Nov 24, 2021
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GoDaddy breach raises questions about how to secure identity in the enterprise

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Comes apologized to customers and said the company takes the responsibility of securing data very seriously. 
“We will learn from this incident and are already taking steps to strengthen our provisioning system with additional layers of protection,” Comes said.
The incident marks the second significant security breach at GoDaddy in about two years. In May 2020, GoDaddy disclosed a data breach that took place in October 2019, which impacted 28,000 customers. 
A breach such as the GoDaddy attack can put business and consumers at risk of phishing attacks, identify theft and credit card fraud, according to Steve Turner, analyst of security and risk at Forrester. 
“This also exposes people who were impacted to advanced attacks where the adversaries can craft very targeted campaigns based on the data that they’ve gleaned from these WordPress databases, which would allow them to impersonate the merchants or others down to the extreme detail,” Turner said in an email.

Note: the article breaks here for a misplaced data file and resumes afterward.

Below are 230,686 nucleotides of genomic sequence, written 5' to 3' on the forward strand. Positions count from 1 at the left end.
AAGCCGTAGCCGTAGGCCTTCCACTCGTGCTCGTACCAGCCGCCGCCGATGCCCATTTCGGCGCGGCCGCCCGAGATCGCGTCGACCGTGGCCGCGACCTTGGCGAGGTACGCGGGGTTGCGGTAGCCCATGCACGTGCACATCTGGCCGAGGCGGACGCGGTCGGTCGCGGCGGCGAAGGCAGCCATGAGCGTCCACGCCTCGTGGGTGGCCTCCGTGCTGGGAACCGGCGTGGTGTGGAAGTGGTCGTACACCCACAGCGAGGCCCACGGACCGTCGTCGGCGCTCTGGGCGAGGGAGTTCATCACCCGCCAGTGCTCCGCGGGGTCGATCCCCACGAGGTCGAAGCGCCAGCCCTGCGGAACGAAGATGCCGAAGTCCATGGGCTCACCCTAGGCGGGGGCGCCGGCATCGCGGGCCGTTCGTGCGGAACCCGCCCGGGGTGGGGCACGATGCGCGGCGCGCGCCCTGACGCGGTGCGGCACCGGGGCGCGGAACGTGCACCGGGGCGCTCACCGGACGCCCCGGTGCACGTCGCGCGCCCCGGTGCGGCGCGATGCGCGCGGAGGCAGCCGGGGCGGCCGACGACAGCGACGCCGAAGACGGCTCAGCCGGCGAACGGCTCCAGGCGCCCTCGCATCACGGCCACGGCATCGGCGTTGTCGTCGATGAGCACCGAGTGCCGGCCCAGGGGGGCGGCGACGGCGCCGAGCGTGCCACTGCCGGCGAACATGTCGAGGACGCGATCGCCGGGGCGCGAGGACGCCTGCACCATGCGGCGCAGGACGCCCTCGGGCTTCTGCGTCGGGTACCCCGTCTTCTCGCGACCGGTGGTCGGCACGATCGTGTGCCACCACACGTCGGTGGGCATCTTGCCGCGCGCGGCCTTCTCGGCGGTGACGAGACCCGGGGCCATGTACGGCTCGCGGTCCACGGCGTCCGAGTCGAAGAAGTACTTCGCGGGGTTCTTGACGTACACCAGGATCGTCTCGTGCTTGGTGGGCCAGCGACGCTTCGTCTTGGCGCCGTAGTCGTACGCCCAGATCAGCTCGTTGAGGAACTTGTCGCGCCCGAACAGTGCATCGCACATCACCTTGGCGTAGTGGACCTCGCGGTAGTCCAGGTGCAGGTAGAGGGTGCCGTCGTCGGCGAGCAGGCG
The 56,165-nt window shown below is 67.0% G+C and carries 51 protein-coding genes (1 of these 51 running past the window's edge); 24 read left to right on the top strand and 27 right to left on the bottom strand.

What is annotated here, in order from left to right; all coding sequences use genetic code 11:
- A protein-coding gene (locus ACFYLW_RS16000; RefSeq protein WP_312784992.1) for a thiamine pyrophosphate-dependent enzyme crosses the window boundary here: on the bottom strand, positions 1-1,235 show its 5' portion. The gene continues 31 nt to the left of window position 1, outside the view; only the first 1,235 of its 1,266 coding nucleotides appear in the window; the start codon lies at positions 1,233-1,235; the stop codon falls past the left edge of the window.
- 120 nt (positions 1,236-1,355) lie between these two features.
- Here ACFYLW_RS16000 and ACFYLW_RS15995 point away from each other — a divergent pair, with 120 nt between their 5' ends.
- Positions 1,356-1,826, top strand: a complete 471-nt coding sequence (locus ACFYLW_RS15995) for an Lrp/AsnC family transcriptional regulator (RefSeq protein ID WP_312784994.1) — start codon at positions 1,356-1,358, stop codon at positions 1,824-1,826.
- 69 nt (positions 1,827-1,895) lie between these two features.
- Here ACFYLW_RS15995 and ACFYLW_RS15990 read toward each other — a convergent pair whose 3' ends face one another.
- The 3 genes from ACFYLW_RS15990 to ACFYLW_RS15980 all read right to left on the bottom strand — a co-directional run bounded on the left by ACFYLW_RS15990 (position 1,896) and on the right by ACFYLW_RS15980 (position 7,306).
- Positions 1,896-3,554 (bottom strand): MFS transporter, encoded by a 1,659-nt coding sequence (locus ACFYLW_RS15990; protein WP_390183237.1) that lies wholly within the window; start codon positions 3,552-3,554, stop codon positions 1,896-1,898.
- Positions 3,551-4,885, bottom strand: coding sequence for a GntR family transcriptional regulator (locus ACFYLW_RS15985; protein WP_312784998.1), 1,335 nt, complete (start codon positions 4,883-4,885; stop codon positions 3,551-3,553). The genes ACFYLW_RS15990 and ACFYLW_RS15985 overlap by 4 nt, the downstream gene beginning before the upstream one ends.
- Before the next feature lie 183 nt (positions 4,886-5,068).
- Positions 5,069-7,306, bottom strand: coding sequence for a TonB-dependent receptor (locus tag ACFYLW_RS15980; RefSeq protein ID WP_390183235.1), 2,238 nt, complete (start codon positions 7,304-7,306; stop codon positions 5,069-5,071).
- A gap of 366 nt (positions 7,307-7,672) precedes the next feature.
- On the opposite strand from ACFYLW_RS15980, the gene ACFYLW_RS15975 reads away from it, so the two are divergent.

Businesses should purge customer data that isn’t currently being used to lower the potential downstream risk of the breach, which revealed information related to current and past customers. 
From an enterprise standpoint, the GoDaddy breach is an illustration of why identity is the security perimeter and is constantly under attack, according to Gartner Research VP Peter Firstbrook
“This attack, along with the Nobelium attacks, the recent Azure CosmosDB vulnerability and numerous other examples, demonstrate why we should expect sustained attacks on the identity system,” Firstbrook said. “Enterprise security managers must improve their focus on identity detection and response.”
GoDaddy did not return a request for comment. 
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Corporate boards are no longer rubber-stamping assurances from CIOs or CISOs but are bringing in outside experts, asking more questions and preparing for the risk of personal liability.
"PrintNightmare is just like the flipping gift that keeps on giving," Jason Slagle of CNWR IT Consultants said. "You can get popped by it, and then literally every week there's some sort of update." 
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Corporate boards are no longer rubber-stamping assurances from CIOs or CISOs but are bringing in outside experts, asking more questions and preparing for the risk of personal liability.
"PrintNightmare is just like the flipping gift that keeps on giving," Jason Slagle of CNWR IT Consultants said. "You can get popped by it, and then literally every week there's some sort of update." 
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